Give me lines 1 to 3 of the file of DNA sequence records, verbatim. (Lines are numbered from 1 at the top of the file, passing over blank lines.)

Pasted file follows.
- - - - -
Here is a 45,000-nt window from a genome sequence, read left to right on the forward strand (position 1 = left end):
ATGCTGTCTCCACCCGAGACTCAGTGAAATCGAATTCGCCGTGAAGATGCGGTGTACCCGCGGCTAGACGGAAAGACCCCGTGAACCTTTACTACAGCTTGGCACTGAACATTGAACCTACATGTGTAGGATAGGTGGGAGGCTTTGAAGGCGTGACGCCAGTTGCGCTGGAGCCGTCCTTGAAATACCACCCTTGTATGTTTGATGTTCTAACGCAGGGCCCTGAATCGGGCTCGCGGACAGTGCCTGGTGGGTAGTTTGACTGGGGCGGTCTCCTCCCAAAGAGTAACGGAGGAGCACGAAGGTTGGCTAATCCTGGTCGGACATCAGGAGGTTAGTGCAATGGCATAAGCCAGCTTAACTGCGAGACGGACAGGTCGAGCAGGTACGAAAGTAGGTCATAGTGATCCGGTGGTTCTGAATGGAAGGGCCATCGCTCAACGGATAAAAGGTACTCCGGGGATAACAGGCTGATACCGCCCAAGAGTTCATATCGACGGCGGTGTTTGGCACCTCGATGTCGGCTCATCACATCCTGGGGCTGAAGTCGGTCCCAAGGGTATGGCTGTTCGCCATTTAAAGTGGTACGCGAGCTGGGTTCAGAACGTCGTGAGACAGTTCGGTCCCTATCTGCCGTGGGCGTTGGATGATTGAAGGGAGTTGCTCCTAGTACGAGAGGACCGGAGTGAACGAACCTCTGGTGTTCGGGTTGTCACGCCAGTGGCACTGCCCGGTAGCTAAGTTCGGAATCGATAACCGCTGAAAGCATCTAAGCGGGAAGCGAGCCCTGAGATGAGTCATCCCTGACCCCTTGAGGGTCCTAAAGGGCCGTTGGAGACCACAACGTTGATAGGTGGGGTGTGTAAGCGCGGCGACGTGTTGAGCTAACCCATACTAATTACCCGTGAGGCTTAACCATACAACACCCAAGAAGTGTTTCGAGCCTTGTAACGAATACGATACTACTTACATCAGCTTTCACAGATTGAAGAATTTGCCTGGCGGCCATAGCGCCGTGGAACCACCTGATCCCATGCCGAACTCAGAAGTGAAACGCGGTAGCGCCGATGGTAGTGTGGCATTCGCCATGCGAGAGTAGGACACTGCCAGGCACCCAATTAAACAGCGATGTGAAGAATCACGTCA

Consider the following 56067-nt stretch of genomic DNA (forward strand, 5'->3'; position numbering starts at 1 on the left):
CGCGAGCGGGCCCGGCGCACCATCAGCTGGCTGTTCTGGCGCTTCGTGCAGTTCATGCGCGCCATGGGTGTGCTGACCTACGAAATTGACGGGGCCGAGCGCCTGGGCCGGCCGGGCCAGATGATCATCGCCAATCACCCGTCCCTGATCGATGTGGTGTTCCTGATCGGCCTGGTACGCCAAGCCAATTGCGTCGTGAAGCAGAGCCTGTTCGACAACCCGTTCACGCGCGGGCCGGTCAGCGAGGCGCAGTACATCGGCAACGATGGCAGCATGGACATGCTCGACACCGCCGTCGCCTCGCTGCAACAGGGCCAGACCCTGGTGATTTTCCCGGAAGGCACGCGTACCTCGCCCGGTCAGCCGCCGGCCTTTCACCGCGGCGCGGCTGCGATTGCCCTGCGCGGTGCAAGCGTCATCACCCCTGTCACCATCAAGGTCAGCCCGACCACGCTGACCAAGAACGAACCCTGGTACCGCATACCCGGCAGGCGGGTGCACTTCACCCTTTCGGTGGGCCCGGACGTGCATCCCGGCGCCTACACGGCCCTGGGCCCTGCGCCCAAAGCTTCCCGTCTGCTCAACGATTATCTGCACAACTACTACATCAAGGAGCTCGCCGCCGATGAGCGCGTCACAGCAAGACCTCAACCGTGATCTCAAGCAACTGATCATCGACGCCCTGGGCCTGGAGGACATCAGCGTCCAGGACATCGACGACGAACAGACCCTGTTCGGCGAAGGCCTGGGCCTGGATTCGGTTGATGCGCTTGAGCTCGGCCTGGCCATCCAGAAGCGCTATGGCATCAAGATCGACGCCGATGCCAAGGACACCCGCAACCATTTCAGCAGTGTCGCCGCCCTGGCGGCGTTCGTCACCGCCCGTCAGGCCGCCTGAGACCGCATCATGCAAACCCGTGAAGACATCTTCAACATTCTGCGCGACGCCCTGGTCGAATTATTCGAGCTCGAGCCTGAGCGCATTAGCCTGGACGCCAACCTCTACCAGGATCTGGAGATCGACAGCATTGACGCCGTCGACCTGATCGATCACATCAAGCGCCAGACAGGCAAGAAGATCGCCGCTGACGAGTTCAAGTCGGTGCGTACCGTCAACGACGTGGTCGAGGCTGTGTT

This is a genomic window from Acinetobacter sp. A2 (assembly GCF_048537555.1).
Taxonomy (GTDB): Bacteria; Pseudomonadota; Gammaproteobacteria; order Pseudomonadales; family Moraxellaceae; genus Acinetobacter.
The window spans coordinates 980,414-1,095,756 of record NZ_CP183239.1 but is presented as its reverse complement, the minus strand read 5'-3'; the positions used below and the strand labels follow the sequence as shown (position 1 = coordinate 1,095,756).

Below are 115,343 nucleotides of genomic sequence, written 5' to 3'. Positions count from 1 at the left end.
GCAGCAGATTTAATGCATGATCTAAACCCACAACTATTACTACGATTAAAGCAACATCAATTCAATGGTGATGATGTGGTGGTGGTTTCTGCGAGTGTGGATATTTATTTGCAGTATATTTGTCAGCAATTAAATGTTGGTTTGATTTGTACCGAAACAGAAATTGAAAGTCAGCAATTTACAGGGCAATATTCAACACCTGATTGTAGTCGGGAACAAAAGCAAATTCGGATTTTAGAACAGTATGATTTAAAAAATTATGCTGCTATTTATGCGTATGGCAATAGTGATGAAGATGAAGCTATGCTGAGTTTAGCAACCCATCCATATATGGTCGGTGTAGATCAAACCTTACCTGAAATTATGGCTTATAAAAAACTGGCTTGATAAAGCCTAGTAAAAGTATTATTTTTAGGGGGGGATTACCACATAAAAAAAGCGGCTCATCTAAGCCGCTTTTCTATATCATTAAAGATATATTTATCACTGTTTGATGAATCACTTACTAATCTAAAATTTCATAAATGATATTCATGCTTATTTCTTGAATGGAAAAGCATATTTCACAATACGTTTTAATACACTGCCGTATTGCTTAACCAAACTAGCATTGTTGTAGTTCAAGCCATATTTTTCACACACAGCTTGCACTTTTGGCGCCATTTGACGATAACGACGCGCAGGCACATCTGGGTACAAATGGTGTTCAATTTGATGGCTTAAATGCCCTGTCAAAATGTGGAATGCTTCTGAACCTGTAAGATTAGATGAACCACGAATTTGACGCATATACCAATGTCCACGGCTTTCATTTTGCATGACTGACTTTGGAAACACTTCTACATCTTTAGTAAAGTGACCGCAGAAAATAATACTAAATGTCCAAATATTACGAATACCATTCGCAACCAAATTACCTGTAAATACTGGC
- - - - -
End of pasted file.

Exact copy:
Here is a 45,000-nt window from a genome sequence, read left to right on the forward strand (position 1 = left end):
ATGCTGTCTCCACCCGAGACTCAGTGAAATCGAATTCGCCGTGAAGATGCGGTGTACCCGCGGCTAGACGGAAAGACCCCGTGAACCTTTACTACAGCTTGGCACTGAACATTGAACCTACATGTGTAGGATAGGTGGGAGGCTTTGAAGGCGTGACGCCAGTTGCGCTGGAGCCGTCCTTGAAATACCACCCTTGTATGTTTGATGTTCTAACGCAGGGCCCTGAATCGGGCTCGCGGACAGTGCCTGGTGGGTAGTTTGACTGGGGCGGTCTCCTCCCAAAGAGTAACGGAGGAGCACGAAGGTTGGCTAATCCTGGTCGGACATCAGGAGGTTAGTGCAATGGCATAAGCCAGCTTAACTGCGAGACGGACAGGTCGAGCAGGTACGAAAGTAGGTCATAGTGATCCGGTGGTTCTGAATGGAAGGGCCATCGCTCAACGGATAAAAGGTACTCCGGGGATAACAGGCTGATACCGCCCAAGAGTTCATATCGACGGCGGTGTTTGGCACCTCGATGTCGGCTCATCACATCCTGGGGCTGAAGTCGGTCCCAAGGGTATGGCTGTTCGCCATTTAAAGTGGTACGCGAGCTGGGTTCAGAACGTCGTGAGACAGTTCGGTCCCTATCTGCCGTGGGCGTTGGATGATTGAAGGGAGTTGCTCCTAGTACGAGAGGACCGGAGTGAACGAACCTCTGGTGTTCGGGTTGTCACGCCAGTGGCACTGCCCGGTAGCTAAGTTCGGAATCGATAACCGCTGAAAGCATCTAAGCGGGAAGCGAGCCCTGAGATGAGTCATCCCTGACCCCTTGAGGGTCCTAAAGGGCCGTTGGAGACCACAACGTTGATAGGTGGGGTGTGTAAGCGCGGCGACGTGTTGAGCTAACCCATACTAATTACCCGTGAGGCTTAACCATACAACACCCAAGAAGTGTTTCGAGCCTTGTAACGAATACGATACTACTTACATCAGCTTTCACAGATTGAAGAATTTGCCTGGCGGCCATAGCGCCGTGGAACCACCTGATCCCATGCCGAACTCAGAAGTGAAACGCGGTAGCGCCGATGGTAGTGTGGCATTCGCCATGCGAGAGTAGGACACTGCCAGGCACCCAATTAAACAGCGATGTGAAGAATCACGTCA

Consider the following 56067-nt stretch of genomic DNA (forward strand, 5'->3'; position numbering starts at 1 on the left):